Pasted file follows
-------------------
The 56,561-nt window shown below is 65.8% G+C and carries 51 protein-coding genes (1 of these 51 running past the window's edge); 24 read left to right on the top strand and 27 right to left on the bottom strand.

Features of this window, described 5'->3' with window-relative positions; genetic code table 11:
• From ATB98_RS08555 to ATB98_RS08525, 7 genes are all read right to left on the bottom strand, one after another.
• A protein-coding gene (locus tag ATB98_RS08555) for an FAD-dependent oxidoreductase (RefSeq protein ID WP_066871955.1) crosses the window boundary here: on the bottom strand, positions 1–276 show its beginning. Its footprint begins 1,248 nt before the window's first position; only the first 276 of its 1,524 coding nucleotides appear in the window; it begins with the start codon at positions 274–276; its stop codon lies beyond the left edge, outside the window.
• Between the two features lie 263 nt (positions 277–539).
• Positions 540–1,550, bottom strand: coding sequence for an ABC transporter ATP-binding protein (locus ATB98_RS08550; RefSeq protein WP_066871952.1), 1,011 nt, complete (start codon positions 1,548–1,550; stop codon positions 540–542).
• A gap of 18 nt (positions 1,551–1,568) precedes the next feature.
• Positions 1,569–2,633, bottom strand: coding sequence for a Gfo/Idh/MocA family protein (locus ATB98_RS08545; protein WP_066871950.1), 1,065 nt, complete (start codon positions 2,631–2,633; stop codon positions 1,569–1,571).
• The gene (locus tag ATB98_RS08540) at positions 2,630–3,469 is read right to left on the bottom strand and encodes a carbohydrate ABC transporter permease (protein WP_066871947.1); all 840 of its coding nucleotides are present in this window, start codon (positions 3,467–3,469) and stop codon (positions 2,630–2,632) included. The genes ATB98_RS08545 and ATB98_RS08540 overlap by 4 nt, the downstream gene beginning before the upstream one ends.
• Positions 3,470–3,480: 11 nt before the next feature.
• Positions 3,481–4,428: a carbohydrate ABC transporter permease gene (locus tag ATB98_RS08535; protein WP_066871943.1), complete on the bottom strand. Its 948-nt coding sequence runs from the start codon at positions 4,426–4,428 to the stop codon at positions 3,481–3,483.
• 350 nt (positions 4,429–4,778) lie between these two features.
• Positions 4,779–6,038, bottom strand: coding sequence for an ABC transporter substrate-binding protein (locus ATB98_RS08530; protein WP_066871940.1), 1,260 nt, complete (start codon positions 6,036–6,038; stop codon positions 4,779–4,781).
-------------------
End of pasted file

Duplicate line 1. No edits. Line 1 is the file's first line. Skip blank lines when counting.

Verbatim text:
The 56,561-nt window shown below is 65.8% G+C and carries 51 protein-coding genes (1 of these 51 running past the window's edge); 24 read left to right on the top strand and 27 right to left on the bottom strand.